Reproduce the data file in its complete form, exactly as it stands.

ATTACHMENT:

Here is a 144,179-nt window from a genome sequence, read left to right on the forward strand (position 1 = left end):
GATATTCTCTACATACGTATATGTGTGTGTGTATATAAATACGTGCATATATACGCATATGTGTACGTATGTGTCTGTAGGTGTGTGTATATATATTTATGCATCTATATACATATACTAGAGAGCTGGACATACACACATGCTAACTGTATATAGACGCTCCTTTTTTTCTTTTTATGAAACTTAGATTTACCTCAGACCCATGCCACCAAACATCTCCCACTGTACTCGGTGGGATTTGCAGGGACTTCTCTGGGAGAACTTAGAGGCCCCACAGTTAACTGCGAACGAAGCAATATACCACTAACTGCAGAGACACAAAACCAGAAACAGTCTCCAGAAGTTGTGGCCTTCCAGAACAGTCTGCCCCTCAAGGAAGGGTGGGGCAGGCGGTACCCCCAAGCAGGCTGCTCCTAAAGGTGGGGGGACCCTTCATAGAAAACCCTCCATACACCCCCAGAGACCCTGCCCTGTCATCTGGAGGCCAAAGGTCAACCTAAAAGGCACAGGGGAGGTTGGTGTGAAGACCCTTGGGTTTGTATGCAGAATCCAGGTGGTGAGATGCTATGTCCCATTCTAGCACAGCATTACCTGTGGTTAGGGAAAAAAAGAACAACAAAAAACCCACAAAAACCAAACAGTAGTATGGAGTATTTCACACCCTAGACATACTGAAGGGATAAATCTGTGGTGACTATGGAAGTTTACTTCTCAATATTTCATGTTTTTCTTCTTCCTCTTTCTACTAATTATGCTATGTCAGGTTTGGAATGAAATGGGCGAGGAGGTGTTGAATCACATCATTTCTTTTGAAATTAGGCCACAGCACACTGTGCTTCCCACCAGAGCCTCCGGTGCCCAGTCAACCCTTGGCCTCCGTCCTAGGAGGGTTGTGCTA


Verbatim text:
Here is a 144,179-nt window from a genome sequence, read left to right on the forward strand (position 1 = left end):
GATATTCTCTACATACGTATATGTGTGTGTGTATATAAATACGTGCATATATACGCATATGTGTACGTATGTGTCTGTAGGTGTGTGTATATATATTTATGCATCTATATACATATACTAGAGAGCTGGACATACACACATGCTAACTGTATATAGACGCTCCTTTTTTTCTTTTTATGAAACTTAGATTTACCTCAGACCCATGCCACCAAACATCTCCCACTGTACTCGGTGGGATTTGCAGGGACTTCTCTGGGAGAACTTAGAGGCCCCACAGTTAACTGCGAACGAAGCAATATACCACTAACTGCAGAGACACAAAACCAGAAACAGTCTCCAGAAGTTGTGGCCTTCCAGAACAGTCTGCCCCTCAAGGAAGGGTGGGGCAGGCGGTACCCCCAAGCAGGCTGCTCCTAAAGGTGGGGGGACCCTTCATAGAAAACCCTCCATACACCCCCAGAGACCCTGCCCTGTCATCTGGAGGCCAAAGGTCAACCTAAAAGGCACAGGGGAGGTTGGTGTGAAGACCCTTGGGTTTGTATGCAGAATCCAGGTGGTGAGATGCTATGTCCCATTCTAGCACAGCATTACCTGTGGTTAGGGAAAAAAAGAACAACAAAAAACCCACAAAAACCAAACAGTAGTATGGAGTATTTCACACCCTAGACATACTGAAGGGATAAATCTGTGGTGACTATGGAAGTTTACTTCTCAATATTTCATGTTTTTCTTCTTCCTCTTTCTACTAATTATGCTATGTCAGGTTTGGAATGAAATGGGCGAGGAGGTGTTGAATCACATCATTTCTTTTGAAATTAGGCCACAGCACACTGTGCTTCCCACCAGAGCCTCCGGTGCCCAGTCAACCCTTGGCCTCCGTCCTAGGAGGGTTGTGCTA